28. Some students coming to online collaborative learning for the first time do not care for the idea of group work and can be apathetic or even on occasion actively hostile to the whole idea (Roberts & McInnerney, 2007). Students struggle with the development of a sense of interdependence and intersubjectivity with their online groups (Lushyn & Kennedy, 2000) but end up holding fast to subjective, individualistic conceptions of learning.

    29. The consequences of student frustration (Borges, 2005) can generate a load that has to be borne by all the agents involved in the learning experiences: students, teachers, and institutions.

    30. They may also experience stress and frustration in collaborating with people they do not know well (Curtis & Lawson, 2001).

    31. Frustration is a concept related to goal attainment (Lazar, Jones, Bessiere, Ceaparu, & Shneiderman, 2004). People may feel frustrated when they are deprived of their expectations or are not able to complete their plans (Handa, 2003; Mandler, 1975).

    32. they clearly find consensus decision making and production of a product much less satisfying

    33. difficulties in communication

    34. imbalance between the individual and collective grades

    35. imbalance in the level of commitment

    36. quality of the individual contributions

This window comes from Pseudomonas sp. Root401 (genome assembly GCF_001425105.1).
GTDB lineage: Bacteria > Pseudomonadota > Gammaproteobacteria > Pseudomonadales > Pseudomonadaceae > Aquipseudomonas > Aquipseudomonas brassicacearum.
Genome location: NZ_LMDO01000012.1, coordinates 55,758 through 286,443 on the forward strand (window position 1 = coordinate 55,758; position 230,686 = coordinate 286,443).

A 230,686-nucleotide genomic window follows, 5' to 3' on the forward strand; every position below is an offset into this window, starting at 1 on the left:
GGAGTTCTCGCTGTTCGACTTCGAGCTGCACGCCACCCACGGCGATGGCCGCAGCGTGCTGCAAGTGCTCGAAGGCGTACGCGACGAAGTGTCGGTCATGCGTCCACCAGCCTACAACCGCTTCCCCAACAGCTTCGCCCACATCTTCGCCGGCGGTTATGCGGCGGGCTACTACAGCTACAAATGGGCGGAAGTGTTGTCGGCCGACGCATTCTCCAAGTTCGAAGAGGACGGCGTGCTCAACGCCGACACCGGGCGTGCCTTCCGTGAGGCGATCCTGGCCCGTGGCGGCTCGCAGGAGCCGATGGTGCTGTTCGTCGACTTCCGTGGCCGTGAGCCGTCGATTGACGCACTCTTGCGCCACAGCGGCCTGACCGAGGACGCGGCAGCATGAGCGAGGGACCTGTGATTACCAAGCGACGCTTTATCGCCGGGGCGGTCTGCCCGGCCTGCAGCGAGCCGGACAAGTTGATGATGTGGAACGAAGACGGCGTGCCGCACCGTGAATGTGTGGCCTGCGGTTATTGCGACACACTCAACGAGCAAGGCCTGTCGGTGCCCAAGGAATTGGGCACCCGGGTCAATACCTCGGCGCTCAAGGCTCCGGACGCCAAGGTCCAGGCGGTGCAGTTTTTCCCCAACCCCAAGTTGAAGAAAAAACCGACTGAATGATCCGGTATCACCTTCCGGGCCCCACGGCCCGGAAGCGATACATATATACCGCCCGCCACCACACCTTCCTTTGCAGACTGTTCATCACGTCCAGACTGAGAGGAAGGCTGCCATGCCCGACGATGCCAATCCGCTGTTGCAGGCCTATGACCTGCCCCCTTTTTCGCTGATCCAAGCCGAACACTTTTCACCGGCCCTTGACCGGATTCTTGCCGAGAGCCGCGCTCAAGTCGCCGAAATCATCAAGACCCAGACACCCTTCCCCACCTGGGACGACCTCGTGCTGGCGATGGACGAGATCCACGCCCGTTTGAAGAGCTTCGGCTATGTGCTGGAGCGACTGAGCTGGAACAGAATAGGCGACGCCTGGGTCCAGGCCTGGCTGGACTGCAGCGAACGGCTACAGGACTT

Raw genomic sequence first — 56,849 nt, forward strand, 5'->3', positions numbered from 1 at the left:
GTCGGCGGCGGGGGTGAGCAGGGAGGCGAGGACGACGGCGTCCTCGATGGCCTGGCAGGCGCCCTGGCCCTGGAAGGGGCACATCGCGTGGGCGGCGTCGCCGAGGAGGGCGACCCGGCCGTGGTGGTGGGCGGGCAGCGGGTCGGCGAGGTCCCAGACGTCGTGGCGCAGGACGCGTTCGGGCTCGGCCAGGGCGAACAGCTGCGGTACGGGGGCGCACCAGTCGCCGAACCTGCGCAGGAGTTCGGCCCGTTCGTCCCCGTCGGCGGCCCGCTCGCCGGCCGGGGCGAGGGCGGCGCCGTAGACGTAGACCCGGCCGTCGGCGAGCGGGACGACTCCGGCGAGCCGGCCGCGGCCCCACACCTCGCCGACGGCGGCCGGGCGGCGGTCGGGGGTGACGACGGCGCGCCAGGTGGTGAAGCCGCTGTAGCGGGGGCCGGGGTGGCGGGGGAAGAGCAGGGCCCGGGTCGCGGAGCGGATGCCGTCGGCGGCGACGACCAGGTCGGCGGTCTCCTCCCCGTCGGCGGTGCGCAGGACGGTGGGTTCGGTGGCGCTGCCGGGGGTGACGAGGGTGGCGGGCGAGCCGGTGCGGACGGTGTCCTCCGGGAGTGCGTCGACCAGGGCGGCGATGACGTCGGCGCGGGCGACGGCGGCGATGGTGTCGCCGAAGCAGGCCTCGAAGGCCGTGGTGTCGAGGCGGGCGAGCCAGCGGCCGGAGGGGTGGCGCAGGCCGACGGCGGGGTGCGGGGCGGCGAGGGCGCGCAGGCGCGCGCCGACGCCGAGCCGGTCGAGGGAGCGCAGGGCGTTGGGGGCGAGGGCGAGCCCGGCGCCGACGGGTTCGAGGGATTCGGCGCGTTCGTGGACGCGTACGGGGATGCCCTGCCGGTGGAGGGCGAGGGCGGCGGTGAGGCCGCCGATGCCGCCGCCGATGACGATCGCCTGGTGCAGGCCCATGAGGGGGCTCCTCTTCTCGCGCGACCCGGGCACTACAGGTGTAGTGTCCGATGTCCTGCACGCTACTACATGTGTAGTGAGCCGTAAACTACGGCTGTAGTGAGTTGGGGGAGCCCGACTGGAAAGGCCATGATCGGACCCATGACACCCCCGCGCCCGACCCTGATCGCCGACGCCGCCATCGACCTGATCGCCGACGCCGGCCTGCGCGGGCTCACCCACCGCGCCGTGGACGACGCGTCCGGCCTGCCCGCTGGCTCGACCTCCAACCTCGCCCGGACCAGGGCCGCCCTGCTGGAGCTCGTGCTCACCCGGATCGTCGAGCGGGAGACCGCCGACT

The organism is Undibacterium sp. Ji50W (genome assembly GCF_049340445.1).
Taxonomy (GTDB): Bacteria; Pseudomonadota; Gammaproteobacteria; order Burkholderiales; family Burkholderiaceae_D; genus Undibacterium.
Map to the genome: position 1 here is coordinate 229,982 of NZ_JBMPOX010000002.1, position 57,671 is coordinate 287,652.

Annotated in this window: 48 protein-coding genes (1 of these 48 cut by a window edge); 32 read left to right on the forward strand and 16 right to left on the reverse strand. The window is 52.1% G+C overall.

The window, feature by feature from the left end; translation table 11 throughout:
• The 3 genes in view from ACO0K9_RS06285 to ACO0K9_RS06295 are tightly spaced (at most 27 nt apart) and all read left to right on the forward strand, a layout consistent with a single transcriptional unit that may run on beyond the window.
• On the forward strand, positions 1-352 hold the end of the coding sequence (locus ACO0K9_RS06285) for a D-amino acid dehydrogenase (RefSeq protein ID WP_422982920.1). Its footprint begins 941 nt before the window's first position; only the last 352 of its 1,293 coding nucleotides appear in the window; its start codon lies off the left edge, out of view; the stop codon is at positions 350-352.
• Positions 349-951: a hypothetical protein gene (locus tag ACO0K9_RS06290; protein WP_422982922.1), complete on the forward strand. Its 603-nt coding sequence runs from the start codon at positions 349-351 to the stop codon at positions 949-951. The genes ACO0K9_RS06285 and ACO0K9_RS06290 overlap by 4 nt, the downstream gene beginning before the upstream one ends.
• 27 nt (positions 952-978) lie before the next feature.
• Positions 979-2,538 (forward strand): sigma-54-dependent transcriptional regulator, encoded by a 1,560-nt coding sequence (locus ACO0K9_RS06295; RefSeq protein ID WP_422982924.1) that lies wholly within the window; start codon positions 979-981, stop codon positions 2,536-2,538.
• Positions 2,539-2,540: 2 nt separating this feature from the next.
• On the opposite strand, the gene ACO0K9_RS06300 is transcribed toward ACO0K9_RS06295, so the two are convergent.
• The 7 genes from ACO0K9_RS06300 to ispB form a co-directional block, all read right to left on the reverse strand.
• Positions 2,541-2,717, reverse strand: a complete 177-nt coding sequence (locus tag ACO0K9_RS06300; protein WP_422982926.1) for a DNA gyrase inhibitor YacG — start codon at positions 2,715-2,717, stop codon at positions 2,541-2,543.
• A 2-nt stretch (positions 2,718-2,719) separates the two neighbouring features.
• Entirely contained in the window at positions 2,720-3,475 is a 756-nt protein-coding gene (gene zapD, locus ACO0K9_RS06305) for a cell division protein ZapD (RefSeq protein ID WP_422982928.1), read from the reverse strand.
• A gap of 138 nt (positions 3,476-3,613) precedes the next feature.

37. lack of shared goals

    38. difficulties related to group organization

    39. perception of an asymmetric collaboration among the teammates was identified by the students as the most important source of frustration

    40. identify the sources to which the learners attribute their frustration

    41. Despite the pedagogical advantages of collaborative learning, online learners can perceive collaborative learning activities as frustrating experiences.

    42. If the right environment is created, both high performing and low performing students are able to reflect on and articulate their opinions about their experience and the outcomes of their learning

    43. the dissatisfaction and reluctance that students express over mandatory participation in group projects often result from a sense of not having full control over the quality of the project and the subsequent grade assigned, particularly when someone in the group has less than satisfactory performance.

    44. indications that the asynchronous format hinders the negotiation of difficult issues and conversations that require quick, direct turn-around

    45. the technology can be the source of either frustration or motivation

    46. Students who are assigned a group project without an adequate level of readiness and/or guidance may be set up for failure. An interesting factor discussed by Sanders (2008) is that students are often ill-equipped through their previous educational experiences to collaborate (in general) or peer-review and often see colleagues as rivals.